Subject: Does Biometric Verification Violate Workers Rights?
To help employers better understand this trade-off between privacy and security, we spoke to businesses currently using the technology (as well as some that have recently ditched it), to understand the ethical, practical, and legal implications of using biometrics in the workplace.
Compared to other types of personal data, biometric information is permanent and unchangeable. This places it at higher risk of being used for identity theft, identity-based attacks, and tracking and surveillance. This contradiction is summed up by Collado again, who adds “The irony of using biometrics is it both increases the security of your work access and risks the security of your personal information”.
CNET – Ry Crist: “Your home’s Wi-Fi router is the central hub of your home network, which means that all of the traffic from all of the Wi-Fi devices under your roof passes through it on its way to the cloud. That’s a lot of data — enough so to make privacy a reasonable point of concern when you’re picking one out. The problem is that it’s next to impossible for the average consumer to glean very much about the privacy practices of the companies that make and sell routers. Data-collection practices are complicated to begin with, and most privacy policies do a poor job of shedding light on them. Working up the will to read through the lengthy legal-speak that fills them is no small task for a single manufacturer, let alone several of them. Even if you make it that far, you’re likely to end up with more questions than answers. Fortunately, I have a strong stomach for fine print, and after spending the last few years testing and reviewing routers here on CNET, most manufacturers tend to respond to my emails when I have questions. So, I set out to dig into the details of what these routers are doing with your data — here’s what I found…”
Two years ago, the Arizona Attorney General sued Google for allegedly tricking people into giving up their location data, even after they tried to turn off the company’s location data settings. Google agreed to pay $85 million to settle the lawsuit this week and fix an incorrect description of what its Location History setting actually does. The search giant tried to demystify its handling of your location data a bit. Experts and Gizmodo’s own attempts suggest the company’s success was middling at best and intentionally confusing at worst.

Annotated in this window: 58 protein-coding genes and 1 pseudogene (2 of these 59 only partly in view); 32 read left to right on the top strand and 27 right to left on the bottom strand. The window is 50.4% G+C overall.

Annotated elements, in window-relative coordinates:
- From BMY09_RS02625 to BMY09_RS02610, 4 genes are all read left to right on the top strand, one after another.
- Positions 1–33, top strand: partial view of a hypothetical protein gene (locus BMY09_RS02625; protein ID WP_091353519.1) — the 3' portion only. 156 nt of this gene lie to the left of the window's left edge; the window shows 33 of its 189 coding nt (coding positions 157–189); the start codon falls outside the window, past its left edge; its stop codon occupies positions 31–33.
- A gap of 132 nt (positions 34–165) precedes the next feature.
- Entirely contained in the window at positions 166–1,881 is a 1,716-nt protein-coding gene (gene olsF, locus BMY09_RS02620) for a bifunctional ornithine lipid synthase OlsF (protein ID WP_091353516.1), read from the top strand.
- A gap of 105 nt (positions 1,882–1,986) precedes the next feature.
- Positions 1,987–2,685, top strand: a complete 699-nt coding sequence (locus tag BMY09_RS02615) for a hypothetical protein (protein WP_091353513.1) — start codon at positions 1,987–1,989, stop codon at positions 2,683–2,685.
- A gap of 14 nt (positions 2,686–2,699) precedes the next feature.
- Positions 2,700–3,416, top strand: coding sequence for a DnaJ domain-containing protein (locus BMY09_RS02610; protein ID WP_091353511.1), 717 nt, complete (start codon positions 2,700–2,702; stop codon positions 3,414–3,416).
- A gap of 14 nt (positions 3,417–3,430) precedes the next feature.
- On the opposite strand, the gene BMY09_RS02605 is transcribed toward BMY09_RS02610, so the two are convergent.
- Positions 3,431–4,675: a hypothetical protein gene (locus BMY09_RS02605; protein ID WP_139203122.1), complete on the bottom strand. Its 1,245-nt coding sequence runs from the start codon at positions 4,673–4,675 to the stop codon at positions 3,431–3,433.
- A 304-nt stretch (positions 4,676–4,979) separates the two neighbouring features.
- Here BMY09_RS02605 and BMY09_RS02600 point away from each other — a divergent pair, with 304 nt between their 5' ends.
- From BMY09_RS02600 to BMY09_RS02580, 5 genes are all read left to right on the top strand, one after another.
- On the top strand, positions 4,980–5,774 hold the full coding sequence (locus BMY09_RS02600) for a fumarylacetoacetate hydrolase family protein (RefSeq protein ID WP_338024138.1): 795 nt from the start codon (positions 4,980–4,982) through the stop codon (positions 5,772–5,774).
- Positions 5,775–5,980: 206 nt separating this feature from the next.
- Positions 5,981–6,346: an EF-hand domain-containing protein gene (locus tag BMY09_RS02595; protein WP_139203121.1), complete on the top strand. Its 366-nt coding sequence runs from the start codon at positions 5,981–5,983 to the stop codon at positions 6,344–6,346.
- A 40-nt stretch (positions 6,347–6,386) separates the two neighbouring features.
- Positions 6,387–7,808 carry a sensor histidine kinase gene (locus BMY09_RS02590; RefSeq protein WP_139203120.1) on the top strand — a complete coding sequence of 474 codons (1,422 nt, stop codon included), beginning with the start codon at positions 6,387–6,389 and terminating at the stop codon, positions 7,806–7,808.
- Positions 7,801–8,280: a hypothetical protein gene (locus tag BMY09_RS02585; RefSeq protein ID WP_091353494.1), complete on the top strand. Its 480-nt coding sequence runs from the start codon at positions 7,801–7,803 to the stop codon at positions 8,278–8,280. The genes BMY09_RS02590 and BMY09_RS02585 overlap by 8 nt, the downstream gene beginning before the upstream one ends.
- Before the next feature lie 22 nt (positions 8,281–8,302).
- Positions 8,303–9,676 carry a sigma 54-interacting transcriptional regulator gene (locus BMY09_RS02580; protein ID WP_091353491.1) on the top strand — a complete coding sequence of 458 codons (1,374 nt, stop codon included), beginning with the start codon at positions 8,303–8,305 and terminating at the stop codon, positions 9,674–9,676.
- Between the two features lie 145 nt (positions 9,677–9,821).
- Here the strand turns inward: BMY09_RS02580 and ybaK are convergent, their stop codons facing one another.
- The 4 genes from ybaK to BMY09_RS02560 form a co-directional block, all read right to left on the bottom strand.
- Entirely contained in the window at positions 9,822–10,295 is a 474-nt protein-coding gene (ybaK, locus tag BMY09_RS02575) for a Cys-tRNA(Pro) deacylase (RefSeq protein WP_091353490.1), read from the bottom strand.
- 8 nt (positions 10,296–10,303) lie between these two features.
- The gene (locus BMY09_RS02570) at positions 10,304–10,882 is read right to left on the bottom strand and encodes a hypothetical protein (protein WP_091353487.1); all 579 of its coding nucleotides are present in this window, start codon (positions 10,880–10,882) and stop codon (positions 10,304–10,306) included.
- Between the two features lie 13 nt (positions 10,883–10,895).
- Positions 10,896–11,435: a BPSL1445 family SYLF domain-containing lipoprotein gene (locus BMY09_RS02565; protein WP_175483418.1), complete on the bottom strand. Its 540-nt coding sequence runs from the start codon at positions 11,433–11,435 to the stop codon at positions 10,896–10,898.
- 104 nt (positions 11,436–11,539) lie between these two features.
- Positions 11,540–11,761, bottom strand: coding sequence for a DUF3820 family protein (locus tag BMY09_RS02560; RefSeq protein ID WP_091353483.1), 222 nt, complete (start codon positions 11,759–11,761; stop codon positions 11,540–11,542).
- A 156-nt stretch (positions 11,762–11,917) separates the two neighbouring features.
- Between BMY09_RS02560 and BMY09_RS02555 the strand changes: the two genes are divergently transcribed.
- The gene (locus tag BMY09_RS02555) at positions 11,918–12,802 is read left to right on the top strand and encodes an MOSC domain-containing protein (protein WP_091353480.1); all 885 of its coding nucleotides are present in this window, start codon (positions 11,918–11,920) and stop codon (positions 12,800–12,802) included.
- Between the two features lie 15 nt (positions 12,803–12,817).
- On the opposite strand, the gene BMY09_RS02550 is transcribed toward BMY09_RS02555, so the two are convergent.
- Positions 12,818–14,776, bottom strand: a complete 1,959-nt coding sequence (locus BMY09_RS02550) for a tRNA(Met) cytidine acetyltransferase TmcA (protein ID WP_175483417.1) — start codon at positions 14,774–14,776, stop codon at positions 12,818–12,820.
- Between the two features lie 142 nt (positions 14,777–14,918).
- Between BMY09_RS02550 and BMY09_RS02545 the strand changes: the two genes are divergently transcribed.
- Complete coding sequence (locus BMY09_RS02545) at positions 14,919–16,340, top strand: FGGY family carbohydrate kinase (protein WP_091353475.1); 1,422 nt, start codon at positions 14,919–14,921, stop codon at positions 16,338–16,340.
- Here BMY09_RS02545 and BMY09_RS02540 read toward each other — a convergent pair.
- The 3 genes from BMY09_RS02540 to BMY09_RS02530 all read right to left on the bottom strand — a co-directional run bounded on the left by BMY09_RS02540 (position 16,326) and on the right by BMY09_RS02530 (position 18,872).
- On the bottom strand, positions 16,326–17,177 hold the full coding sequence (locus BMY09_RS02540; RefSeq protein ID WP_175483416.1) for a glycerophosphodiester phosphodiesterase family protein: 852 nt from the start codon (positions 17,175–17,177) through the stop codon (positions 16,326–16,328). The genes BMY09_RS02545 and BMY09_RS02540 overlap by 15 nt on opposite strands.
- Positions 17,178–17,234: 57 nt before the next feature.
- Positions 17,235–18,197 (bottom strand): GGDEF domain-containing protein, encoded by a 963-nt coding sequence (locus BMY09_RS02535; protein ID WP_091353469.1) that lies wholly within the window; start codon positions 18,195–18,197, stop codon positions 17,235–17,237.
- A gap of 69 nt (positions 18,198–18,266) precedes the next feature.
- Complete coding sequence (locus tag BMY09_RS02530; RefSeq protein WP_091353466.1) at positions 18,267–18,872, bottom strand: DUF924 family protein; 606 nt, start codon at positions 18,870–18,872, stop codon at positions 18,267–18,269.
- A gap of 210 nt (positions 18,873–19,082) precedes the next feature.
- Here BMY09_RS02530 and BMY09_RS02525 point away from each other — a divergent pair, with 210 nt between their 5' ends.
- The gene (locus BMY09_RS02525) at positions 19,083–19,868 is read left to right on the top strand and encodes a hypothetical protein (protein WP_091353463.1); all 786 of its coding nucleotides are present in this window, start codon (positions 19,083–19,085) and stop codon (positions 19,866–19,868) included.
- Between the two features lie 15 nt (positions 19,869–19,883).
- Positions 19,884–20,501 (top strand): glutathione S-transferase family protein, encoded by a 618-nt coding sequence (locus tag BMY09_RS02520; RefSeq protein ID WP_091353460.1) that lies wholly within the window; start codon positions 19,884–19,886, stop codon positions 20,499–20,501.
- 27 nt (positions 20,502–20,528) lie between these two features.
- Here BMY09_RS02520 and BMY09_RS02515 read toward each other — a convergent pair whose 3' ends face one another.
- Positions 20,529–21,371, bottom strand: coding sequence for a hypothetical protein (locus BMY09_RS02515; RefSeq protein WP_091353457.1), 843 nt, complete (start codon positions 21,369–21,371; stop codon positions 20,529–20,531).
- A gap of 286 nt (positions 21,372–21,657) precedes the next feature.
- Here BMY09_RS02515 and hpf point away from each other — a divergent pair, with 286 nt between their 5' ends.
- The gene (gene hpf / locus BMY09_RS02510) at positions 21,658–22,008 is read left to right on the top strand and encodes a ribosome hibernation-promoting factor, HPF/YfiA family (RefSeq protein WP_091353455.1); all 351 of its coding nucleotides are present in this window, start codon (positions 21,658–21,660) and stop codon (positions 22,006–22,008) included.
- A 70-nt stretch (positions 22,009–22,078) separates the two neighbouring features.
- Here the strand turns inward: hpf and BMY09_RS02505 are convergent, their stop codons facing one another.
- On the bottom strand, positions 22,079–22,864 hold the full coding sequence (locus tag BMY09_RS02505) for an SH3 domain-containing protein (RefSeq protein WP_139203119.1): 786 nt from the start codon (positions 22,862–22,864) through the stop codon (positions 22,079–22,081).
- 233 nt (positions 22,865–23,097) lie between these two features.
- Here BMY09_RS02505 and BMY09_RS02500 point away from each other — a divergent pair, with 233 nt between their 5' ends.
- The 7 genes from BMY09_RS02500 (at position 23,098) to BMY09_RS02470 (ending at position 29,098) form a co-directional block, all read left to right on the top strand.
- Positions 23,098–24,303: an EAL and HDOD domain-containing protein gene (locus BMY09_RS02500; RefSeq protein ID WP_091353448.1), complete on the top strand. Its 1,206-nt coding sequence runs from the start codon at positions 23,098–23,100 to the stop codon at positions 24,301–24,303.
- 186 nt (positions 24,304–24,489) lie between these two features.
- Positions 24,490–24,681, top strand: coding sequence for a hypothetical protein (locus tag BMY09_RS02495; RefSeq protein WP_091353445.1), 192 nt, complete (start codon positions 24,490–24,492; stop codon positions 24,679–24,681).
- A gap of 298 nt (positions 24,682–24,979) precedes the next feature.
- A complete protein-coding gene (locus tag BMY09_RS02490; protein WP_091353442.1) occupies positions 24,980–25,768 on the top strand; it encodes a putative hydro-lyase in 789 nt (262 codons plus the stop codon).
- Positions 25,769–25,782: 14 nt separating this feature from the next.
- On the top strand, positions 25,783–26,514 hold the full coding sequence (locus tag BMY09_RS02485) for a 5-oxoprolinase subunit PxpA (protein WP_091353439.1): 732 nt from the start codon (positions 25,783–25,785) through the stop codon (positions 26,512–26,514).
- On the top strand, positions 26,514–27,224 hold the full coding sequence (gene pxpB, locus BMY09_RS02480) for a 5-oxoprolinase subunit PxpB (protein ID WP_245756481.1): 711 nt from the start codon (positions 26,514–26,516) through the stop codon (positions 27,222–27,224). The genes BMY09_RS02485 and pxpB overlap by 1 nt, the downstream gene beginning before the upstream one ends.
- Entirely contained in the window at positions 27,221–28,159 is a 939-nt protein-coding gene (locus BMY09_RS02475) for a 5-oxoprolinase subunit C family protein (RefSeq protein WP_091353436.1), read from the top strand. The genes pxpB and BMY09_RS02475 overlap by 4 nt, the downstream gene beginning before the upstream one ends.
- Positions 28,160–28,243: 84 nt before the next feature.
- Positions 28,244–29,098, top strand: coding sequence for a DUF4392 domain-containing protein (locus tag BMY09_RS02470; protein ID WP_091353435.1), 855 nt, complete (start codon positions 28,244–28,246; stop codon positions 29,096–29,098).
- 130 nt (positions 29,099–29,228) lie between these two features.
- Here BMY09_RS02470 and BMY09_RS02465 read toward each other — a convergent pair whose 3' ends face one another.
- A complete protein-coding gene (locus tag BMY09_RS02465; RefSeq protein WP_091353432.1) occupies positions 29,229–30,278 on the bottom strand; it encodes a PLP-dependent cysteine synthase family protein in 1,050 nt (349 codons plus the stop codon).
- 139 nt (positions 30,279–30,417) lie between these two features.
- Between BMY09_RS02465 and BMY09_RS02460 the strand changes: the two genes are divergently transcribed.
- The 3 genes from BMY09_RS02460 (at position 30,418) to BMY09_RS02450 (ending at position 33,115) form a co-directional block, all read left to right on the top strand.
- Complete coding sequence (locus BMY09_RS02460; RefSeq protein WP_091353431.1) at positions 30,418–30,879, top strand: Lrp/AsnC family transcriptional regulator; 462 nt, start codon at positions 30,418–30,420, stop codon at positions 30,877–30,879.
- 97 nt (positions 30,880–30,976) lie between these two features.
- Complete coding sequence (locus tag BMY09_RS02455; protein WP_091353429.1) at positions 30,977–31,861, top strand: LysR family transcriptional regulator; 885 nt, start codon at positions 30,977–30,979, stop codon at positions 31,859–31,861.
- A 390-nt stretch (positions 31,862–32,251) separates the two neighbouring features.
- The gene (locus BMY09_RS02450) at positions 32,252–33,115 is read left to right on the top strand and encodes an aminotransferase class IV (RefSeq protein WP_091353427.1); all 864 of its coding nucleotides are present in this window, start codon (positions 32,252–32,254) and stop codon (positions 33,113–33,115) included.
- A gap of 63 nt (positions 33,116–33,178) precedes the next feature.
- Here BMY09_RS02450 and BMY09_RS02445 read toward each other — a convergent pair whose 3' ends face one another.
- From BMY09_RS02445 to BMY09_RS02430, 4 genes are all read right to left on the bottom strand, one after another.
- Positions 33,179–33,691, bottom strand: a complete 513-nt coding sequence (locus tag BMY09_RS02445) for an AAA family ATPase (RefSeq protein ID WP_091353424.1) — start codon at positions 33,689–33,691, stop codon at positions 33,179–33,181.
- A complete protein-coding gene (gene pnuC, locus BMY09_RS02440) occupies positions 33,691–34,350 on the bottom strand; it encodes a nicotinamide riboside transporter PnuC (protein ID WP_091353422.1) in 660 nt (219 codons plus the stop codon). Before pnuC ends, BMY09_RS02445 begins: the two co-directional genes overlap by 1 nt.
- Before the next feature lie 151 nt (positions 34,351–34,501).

Google has a setting called Location History. It controls whether or not Google makes a nice little map you can look at with a list of where you’ve been. What it doesn’t control is whether Google collects your location data. It used to be pretty hard to figure that out; for years the company’s help page said “With Location History off, the places you go are no longer stored.” If you wanted to stop location data collection altogether, though, you had to adjust a second setting, called Web & App Activity.
That’s still true. Location History still doesn’t turn off location data collection, the only thing that’s changed is Google’s description of what the setting does. Google did not respond to a request for comment.
Now when you turn off Location History, you see a popup—which starts by telling you about all reasons you should leave the setting on—and then mentions in paragraph three of six that “This setting does not affect other location services on your device.”
The real problem for privacy fans is there are very few laws about how companies handle your data in the United States. The government has come closer than ever to passing a comprehensive privacy law this year, but it’s stalled in Congress, and it’s likely to get watered down if it ever passes.
For now, it’s business as usual. Companies can basically do whatever they want with your data. They can’t lie to you about it, but they can make it quite difficult to determine the truth.
Oct. 6 (UPI) — Uber Technologies Inc.’s former security chief has been convicted of criminal obstruction for failing to report a massive data breach to federal authorities six years ago.
A jury in San Francisco federal court found Joseph Sullivan guilty Wednesday following a three-week trial that focused on how cybersecurity teams respond to hacking incidents, as well as Sullivan’s decision not to disclose the ride share giant’s security lapse in 2016.
Sullivan, who was convicted of both charges against him, faces five years in prison for obstructing a government investigation and up to three years in prison for concealing the breach that compromised the personal data of 50 million customers and 7 million drivers.Sullivan’s lawyers argued that he actually protected the millions of customer and driver records after they were accessed by an anonymous hacker who demanded $100,000. The money was paid by Sullivan’s team as a “bug bounty” to prevent the hackers from disclosing they had stolen the data. Sullivan claimed other executives at Uber knew about the hack, but chose not to tell regulators for more than a year.